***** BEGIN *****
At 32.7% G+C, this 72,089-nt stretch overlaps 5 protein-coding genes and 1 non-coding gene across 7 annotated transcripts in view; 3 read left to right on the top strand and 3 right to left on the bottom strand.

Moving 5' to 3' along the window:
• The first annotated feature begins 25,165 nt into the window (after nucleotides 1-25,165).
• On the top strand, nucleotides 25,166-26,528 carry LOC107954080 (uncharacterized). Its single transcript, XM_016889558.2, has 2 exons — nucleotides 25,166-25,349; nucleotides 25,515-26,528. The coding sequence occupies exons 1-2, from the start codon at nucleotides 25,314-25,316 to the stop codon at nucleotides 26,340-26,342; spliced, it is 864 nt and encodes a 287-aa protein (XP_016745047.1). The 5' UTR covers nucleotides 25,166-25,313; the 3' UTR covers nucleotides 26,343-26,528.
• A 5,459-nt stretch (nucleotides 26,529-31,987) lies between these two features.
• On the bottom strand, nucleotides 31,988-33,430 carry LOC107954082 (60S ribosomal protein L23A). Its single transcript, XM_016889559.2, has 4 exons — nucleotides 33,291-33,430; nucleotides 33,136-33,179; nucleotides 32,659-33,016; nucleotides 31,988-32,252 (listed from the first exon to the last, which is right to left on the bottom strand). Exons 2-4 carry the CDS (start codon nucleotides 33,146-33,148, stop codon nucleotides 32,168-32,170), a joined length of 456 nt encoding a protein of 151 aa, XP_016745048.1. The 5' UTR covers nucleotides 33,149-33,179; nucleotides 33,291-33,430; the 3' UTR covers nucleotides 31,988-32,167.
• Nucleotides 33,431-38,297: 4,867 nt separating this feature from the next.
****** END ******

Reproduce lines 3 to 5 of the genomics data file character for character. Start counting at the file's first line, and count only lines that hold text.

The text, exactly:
• The first annotated feature begins 25,165 nt into the window (after nucleotides 1-25,165).
• On the top strand, nucleotides 25,166-26,528 carry LOC107954080 (uncharacterized). Its single transcript, XM_016889558.2, has 2 exons — nucleotides 25,166-25,349; nucleotides 25,515-26,528. The coding sequence occupies exons 1-2, from the start codon at nucleotides 25,314-25,316 to the stop codon at nucleotides 26,340-26,342; spliced, it is 864 nt and encodes a 287-aa protein (XP_016745047.1). The 5' UTR covers nucleotides 25,166-25,313; the 3' UTR covers nucleotides 26,343-26,528.
• A 5,459-nt stretch (nucleotides 26,529-31,987) lies between these two features.